While the eggs are laid a gang of males hover in attendance. When cuttlefish mate the male transfers the spermatophores (sperm packages) to within the females buccal cavity, using his modified fourth arm (the hectcotylus). The hectocotylus is then used to break open the spermatophores, releasing the sperm which is then temporarily stored within the female’s buccal cavity. If she subsequently mates with another male it will direct jets of water into her buccal cavity to attempt to flush out earlier sperm deposits. Consequently the most recent mate will hover above her, warding off other males that will hang around, to ensure that it is his genetic material that is passed on rather than that of his upstart rivals.

Cuttlefish in nets. Cuttlefish are, of course, a valuable catch for fishermen. They are caught in trawls out at sea and also in set nets deployed around their inshore breeding grounds. Cuttlefish grow quickly and most die shortly after breeding, so those caught after they have laid their eggs will not have any real effect on future populations. Unfortunately however, nets are often laid around the edges of breeding grounds such as seagrass nets, thus cuttlefish are caught not only when leaving the breeding ground but also when arriving, before they breed. The nets do not kill them, but they are often quite badly damaged as they twist and the fine line cuts into their flesh. Indeed I often wonder how they can be sold after their flesh is so ripped up. If a female is caught then inevitably a number of males arriving will hang around her until they too are caught. A trapped female may remain their for up to twelve hours before the nets are hauled, so the potential for catching large numbers of breeding cuttlefish is quite high. So far, this practice does not seem to have noticeably affected local cuttlefish populations. It is nonetheless rather disconcerting to watch such lovely animals twisting and turning for hours on end.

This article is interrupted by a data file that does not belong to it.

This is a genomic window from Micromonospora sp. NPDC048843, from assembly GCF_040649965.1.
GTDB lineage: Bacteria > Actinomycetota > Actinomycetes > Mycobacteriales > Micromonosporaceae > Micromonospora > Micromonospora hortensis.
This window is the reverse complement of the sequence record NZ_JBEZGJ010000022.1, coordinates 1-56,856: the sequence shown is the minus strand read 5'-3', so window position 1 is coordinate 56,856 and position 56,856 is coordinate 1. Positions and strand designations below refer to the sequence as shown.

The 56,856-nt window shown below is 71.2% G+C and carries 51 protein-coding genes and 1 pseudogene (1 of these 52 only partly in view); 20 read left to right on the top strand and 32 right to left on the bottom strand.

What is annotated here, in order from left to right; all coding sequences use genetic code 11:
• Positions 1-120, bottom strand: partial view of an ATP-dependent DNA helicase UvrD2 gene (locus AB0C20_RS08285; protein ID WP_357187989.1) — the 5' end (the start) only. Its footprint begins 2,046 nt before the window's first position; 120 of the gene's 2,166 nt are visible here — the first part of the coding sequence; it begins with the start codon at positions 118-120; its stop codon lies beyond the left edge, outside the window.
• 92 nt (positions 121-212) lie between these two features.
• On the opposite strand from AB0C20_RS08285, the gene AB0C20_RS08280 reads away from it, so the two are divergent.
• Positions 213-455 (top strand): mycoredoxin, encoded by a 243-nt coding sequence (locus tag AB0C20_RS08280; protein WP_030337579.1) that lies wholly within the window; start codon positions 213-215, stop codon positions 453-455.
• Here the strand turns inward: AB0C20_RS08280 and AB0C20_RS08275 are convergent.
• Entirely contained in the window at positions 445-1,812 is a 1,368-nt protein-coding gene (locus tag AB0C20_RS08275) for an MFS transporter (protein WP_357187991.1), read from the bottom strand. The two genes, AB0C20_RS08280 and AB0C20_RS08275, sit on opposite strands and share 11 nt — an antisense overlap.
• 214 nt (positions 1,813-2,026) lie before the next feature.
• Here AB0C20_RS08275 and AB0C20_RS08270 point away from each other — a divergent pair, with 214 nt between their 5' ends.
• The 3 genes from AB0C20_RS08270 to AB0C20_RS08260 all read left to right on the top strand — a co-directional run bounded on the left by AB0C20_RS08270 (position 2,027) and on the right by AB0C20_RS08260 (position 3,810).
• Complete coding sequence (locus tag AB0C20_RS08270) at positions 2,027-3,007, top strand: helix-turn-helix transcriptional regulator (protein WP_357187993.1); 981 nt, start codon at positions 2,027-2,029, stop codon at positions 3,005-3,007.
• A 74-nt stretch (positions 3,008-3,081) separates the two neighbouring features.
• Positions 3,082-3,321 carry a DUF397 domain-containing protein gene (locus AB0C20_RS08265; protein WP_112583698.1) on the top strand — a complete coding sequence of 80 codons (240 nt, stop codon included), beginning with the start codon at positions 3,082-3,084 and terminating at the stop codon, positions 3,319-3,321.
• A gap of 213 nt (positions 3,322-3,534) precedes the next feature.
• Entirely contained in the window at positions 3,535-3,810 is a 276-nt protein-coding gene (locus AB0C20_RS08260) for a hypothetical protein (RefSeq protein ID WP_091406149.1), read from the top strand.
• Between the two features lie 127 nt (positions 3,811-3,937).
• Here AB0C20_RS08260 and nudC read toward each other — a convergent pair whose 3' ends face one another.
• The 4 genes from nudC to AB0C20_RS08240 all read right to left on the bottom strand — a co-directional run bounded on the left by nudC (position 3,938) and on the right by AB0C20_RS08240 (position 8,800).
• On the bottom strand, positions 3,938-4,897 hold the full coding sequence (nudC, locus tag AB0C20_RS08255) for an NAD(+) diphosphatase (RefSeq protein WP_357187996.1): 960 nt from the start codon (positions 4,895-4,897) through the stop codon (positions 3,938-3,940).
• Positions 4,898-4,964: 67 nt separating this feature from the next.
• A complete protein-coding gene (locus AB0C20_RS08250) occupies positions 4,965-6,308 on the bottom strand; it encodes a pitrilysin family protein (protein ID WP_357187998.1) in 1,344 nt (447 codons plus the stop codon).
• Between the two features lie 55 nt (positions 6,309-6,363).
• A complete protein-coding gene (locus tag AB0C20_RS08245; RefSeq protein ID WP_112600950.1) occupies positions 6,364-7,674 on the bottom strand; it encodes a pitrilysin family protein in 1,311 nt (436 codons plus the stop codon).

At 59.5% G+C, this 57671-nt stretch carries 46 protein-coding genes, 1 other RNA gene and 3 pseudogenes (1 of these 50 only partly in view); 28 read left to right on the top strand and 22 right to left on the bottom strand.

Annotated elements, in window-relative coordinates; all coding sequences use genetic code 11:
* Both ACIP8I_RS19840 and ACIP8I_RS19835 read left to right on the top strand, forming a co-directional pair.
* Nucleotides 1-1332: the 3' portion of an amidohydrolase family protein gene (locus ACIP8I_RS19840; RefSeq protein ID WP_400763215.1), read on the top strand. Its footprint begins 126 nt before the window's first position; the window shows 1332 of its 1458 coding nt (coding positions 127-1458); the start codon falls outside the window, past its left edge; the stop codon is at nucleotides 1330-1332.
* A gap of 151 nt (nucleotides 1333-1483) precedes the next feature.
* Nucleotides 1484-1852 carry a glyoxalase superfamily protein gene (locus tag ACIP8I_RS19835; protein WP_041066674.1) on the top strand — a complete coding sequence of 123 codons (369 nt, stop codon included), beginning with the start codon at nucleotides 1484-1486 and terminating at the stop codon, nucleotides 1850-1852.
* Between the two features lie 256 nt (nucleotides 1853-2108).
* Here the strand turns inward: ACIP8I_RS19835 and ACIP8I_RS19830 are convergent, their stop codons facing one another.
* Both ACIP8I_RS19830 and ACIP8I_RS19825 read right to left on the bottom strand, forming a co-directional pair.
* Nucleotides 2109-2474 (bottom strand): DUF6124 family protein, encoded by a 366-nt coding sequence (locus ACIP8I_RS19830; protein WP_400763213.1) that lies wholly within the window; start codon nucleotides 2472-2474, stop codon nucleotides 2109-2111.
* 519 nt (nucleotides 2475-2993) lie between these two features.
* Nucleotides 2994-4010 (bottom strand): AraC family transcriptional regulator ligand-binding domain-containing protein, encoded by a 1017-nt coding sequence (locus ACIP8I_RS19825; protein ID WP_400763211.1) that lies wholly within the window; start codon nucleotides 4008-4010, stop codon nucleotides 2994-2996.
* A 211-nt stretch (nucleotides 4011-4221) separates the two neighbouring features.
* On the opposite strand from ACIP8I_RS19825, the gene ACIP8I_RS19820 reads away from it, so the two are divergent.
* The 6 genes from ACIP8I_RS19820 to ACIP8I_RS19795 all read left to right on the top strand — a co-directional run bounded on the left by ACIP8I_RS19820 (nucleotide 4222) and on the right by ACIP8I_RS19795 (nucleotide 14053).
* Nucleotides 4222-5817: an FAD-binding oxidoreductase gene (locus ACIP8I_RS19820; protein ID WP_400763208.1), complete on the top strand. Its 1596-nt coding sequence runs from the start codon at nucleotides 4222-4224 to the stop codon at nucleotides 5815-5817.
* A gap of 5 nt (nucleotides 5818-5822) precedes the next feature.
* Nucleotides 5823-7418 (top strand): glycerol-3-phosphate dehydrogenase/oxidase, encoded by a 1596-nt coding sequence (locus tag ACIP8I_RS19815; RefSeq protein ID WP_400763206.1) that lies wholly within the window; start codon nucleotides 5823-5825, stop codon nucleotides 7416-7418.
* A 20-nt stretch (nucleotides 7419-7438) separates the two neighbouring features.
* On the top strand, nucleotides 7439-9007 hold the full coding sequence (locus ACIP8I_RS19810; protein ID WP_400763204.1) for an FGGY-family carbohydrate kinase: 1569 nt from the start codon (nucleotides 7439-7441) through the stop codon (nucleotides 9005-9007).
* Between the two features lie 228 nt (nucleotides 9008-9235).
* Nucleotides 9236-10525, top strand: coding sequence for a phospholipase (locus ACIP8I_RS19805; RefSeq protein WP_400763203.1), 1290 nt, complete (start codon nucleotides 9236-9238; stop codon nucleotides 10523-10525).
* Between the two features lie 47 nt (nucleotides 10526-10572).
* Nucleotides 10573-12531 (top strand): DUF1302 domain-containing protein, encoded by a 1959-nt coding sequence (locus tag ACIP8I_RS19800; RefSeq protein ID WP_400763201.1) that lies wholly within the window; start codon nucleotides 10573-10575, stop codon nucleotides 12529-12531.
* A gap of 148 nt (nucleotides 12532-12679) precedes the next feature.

Update. In the past couple of years I, and other local divers, have seen notably fewer cuttefish hanging around in the shallow bays of South Devon during the breeding season.  This may simply be due to factors like the lousy weather we’ve had during the past couple of summers; it may also be due to the almost impenetrable ring of nets set on the edge of these bays.

Images. All the images in this blog are available to license.  You can search all my online stock images at my www.colinmunroimages.com  Cuttlefish images, Sepia officinalis images, fishing images, stock images.

Greeting for the Festive Season – Snow comes to Exeter

Greeting for the Festive Season – Snow comes to Exeter

Hungry geese paddle across the snow-covered footpath on Exeter's Quayside

Hungry geese paddle across the snow-covered footpath on Exeter's Quayside


This image is for sale at Alamy, click here and search for geese, snow, Exeter.

Snow has finally arrived in Exeter, just in time for Christmas! Despite sub-zero conditions that have lasted for weeks we have escaped the heavy snowfalls that have paralysed much of the UK. This morning I woke to a couple of inches in light, fluffy snow covering my boat, and pretty much everything else. Just enough to look pretty without causing too much disruption.

Close up of an inquisitive goose in snow, Exeter Quayside

Close up of an inquisitive goose in snow, Exeter Quayside


This image is for sale at Alamy, click here and search for geese, snow, Exeter.

Close-up of inquisitive goose standing in snow, Exeter Quayside

Close-up of inquisitive goose standing in snow, Exeter Quayside


This image is for sale at Alamy, click here and search for geese, snow, Exeter.

www.colinmunrophotography.com

The swans of Exeter

The swans of Exeter